Camille paddling by old train caboose Tar River Sect. 12

After taking out at the HWY 97 access across from the water treatment plant, we headed over to a local restaurant Camille had gotten the scoop on (hey, that's VERY important research!) and enjoyed an awesome buffet of all kinds of southern delicacies, including but not limited to: the tiny field peas with snaps that are nearly impossible to find anymore, pork ribs, banana pudding and my favorite find of the day, homemade pork tenderloin with gravy, the real thing...mmm mmmm good and we washed it down with sweet iced tea of course. Yes, the adventure magic is in the little things. I sincerely hope you’ve enjoyed Adventure Magic and can head out to find some magic of your own in the little things very soon.

Happy paddling and adventuring!

Hunter, a friendly boy we met at take out spending the day at the river with his dad fishing. What a great way to spend the day for a young boy. He asked us about our "kayaks" and I commented that normally people his age call them canoes, and he informed us that his mother worked at Tar River Outfitter and he knows a kayak from a canoe thank you very much! I'd like to visit that outfitter, they were closed on Sunday. 

Camille's Ultra Organized trunk, love it! 
Copyright 2013  Jo Andra P. Proia

Sunday, November 4, 2012


If you love islands, visit this one. It is the jewel in North Carolina's crown.

Ocracoke Island is the next island south of Hatteras. But it's very different: no beach houses. None! All of the island's population -  the 700 or so year-rounders and the thousands of summer visitors -- are clumped around the picturesque harbor, Silver Lake, on the soundside. The gorgeous Atlantic shore is part of the Hatteras National Seashore. Nothing but dunes, sea oats, and breaking waves for miles and miles. In Ocracoke village there are modern structures alongside old ones but no highrises and no McMansions. And this is the magic: there is NO road access. You take a car ferry to Ocracoke -- or your own boat -- or you don't go. If you take the ferry from Cedar Island or Swan Quarter on the mainland, you'll ride for more than 2 hours and lose all sight of land. When you arrive at Ocracoke on its thin sliver of sand, you know you've reached the end of the New World. Next stop, France! (In fact, there's a famous story of a North Carolina kayaker who capsized in Oregon Inlet farther north; months later his kayak did wash up in France with his wallet still aboard! CKC member Dawn was there; ask her to tell the story!)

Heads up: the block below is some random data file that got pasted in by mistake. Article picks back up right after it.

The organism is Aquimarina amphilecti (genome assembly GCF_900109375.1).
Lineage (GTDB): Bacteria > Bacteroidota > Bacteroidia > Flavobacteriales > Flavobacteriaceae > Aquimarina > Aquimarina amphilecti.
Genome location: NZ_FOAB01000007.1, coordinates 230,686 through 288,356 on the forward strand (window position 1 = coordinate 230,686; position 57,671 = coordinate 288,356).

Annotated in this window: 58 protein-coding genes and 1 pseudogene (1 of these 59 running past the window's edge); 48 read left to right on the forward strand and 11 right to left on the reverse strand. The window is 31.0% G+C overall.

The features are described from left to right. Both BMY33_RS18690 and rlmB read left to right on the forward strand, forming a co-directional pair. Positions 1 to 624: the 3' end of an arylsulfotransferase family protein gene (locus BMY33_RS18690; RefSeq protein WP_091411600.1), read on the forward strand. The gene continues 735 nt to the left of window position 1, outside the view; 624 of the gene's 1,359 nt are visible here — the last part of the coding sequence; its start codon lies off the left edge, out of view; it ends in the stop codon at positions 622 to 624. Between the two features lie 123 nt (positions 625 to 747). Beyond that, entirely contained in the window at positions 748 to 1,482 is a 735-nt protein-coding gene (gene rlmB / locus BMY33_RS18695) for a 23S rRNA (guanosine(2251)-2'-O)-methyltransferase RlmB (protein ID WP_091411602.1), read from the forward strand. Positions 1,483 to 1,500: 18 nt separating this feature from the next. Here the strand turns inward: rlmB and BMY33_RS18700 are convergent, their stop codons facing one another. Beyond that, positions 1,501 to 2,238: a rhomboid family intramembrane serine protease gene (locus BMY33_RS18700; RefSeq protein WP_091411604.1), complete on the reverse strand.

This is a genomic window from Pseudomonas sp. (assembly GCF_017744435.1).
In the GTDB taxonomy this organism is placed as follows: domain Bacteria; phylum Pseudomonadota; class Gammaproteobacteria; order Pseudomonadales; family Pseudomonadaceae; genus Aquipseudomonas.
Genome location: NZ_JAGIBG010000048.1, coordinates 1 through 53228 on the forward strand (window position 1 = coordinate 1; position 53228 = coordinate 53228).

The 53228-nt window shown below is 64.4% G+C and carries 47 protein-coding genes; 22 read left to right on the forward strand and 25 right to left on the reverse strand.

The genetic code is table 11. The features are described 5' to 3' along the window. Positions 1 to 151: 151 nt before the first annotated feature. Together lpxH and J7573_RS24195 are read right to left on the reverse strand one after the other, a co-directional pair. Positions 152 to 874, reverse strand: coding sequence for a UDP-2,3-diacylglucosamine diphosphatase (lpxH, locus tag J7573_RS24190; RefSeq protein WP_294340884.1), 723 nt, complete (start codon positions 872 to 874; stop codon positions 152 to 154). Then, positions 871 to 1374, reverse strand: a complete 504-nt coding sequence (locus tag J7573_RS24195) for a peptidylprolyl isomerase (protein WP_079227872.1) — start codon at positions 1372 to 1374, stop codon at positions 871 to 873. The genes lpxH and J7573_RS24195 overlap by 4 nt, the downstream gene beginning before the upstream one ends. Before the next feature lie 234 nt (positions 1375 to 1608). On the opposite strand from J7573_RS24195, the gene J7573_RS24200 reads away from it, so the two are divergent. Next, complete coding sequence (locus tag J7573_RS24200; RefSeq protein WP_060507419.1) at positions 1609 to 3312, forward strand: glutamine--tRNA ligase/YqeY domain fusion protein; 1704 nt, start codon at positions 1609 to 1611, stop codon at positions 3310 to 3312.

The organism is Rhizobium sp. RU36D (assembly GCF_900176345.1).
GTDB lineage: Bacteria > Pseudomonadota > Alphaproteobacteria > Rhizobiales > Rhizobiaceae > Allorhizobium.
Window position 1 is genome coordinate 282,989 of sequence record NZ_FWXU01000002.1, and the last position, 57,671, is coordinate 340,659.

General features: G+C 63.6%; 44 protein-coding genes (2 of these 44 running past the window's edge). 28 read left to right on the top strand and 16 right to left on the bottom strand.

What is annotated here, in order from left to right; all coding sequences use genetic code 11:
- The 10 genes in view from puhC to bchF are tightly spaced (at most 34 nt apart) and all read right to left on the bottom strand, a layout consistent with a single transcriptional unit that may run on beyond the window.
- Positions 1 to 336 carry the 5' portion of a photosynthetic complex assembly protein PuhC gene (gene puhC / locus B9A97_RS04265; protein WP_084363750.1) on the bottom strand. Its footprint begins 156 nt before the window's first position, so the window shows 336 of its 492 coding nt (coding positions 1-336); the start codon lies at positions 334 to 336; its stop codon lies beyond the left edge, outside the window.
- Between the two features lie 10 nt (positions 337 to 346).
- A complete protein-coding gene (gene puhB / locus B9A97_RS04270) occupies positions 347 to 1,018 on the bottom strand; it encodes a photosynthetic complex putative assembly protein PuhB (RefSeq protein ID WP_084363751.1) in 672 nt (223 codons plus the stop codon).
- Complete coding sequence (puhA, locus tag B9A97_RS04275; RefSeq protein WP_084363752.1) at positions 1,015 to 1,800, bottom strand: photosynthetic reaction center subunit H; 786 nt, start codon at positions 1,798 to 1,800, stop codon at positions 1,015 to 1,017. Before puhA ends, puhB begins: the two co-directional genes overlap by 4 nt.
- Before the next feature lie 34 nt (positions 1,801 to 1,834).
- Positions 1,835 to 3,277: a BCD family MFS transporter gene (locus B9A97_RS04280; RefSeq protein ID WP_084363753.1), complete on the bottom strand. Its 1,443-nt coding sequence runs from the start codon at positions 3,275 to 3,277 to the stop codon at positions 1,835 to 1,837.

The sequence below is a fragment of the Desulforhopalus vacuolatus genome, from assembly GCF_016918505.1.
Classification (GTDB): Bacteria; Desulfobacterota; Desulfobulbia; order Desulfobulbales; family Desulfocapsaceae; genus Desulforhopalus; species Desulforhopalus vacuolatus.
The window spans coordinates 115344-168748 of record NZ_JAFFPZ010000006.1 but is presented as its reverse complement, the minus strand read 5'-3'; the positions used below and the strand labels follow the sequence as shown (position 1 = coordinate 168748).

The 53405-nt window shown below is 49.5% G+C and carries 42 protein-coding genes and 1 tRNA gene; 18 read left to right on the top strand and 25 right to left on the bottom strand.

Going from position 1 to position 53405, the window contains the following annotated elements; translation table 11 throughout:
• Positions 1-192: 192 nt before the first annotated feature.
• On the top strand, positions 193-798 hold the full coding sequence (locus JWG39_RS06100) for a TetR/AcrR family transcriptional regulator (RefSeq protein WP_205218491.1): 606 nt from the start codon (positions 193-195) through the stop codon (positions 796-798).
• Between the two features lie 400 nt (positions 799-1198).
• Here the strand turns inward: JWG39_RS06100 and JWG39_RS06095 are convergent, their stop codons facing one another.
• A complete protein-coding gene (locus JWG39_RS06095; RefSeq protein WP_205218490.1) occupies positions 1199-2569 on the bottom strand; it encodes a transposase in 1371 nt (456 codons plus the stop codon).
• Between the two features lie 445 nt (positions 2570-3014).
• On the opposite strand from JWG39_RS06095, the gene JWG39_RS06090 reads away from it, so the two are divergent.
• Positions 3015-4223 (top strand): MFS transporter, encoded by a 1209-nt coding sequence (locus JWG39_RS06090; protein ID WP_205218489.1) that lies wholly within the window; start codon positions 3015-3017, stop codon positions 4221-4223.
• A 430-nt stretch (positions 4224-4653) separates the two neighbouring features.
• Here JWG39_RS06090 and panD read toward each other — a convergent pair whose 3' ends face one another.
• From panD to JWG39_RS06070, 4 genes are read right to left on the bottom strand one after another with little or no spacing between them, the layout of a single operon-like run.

Here's the car ferry turning in Silver Lake.

The best time to go to Ocracoke is October, in my opinion. We were there the weekend before Hurricane Sandy drove a couple of feet of water up into Ocracoke village. For us, it was all warm water, blue skies, no crowds. We rented a pet-friendly cottage, quaint on the outside, modern enough within.

And here was a piece of yard art that hurt to see -- a beautiful, well-built wooden skiff. It was last registered in 2001.  Lovely sheer line. The bottom has some rocker too. On Ocracoke these wooden skiffs have been replaced by flat-bottomed fiberglass Carolina Skiffs -- great commercial fishing platforms for the extremely shallow waters